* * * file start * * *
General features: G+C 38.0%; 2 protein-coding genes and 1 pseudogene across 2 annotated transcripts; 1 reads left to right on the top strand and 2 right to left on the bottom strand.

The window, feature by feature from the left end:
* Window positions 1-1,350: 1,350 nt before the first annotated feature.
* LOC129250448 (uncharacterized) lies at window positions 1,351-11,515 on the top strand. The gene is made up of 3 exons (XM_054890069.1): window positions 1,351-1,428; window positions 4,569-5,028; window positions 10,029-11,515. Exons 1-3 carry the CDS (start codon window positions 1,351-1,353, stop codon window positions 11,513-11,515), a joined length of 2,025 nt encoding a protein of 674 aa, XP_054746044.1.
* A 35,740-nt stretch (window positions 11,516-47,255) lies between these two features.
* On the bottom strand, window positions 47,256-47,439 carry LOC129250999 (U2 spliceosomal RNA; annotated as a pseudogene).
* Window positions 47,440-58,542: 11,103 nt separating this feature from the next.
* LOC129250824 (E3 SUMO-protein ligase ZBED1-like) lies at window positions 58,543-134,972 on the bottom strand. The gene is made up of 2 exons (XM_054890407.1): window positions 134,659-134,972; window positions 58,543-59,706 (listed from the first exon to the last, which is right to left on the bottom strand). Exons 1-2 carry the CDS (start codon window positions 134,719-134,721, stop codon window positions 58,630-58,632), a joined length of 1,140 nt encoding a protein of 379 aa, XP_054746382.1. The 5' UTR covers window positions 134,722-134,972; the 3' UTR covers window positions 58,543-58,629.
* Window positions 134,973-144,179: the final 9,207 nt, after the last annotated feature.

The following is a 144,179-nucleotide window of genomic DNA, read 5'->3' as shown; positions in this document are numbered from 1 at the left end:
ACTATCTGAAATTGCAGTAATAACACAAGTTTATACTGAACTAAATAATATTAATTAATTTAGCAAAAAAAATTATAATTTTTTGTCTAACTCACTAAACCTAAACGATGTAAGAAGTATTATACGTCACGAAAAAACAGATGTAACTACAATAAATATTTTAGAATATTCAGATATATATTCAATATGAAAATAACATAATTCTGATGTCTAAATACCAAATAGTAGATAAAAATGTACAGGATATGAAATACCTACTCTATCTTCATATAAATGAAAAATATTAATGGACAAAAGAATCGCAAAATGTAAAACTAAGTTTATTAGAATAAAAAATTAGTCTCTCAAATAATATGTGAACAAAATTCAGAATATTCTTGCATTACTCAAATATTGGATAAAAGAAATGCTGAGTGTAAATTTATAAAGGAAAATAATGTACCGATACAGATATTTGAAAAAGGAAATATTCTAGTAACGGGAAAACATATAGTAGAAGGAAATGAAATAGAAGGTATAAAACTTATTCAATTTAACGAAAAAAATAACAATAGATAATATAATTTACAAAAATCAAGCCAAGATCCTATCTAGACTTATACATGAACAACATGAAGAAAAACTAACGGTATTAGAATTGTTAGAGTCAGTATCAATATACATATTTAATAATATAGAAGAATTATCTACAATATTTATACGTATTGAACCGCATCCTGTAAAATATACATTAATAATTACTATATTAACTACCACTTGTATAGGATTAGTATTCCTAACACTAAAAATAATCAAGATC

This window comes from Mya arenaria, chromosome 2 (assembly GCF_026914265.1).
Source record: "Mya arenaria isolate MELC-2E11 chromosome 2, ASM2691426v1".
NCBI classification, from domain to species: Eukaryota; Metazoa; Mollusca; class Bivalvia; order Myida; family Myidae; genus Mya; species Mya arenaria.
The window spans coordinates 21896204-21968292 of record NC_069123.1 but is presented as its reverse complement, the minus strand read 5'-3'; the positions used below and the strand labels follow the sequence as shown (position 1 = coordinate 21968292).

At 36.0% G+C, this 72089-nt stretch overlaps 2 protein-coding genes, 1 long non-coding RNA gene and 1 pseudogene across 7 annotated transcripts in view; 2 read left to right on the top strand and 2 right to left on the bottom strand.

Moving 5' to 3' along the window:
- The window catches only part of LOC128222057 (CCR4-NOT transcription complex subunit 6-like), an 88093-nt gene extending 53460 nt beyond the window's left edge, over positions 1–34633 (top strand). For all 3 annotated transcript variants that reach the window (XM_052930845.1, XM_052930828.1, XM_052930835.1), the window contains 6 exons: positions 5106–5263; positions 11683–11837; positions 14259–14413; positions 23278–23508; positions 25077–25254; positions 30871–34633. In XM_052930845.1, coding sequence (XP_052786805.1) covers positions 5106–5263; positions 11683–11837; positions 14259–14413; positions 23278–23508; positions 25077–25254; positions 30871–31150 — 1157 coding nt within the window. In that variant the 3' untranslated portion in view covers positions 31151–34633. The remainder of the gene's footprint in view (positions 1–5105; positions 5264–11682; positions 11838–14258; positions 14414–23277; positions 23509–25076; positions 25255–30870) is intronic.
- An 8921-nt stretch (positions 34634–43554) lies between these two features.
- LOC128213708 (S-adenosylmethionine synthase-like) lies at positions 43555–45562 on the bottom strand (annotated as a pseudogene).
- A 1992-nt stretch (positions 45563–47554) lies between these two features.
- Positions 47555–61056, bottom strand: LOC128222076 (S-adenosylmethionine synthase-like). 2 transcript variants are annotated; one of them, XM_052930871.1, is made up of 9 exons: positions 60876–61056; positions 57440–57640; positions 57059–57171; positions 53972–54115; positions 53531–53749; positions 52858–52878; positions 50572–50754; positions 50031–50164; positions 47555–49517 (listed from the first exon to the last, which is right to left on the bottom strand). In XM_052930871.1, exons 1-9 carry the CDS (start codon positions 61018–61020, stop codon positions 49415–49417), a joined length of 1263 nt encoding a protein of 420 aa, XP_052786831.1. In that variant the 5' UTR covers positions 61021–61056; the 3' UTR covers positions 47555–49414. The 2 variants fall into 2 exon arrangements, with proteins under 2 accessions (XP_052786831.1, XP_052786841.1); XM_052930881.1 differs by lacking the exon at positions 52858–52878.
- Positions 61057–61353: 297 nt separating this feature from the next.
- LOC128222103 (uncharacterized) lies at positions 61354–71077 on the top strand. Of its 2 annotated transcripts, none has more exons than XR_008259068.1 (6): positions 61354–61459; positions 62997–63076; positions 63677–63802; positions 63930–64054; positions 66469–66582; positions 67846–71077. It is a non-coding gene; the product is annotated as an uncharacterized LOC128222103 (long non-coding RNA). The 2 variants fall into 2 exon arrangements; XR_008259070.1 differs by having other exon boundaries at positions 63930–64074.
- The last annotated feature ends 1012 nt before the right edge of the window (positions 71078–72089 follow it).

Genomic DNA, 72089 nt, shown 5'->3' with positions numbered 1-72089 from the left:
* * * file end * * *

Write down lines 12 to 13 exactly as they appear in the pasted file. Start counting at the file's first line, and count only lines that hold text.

This window comes from Mya arenaria, chromosome 2 (assembly GCF_026914265.1).
Source record: "Mya arenaria isolate MELC-2E11 chromosome 2, ASM2691426v1".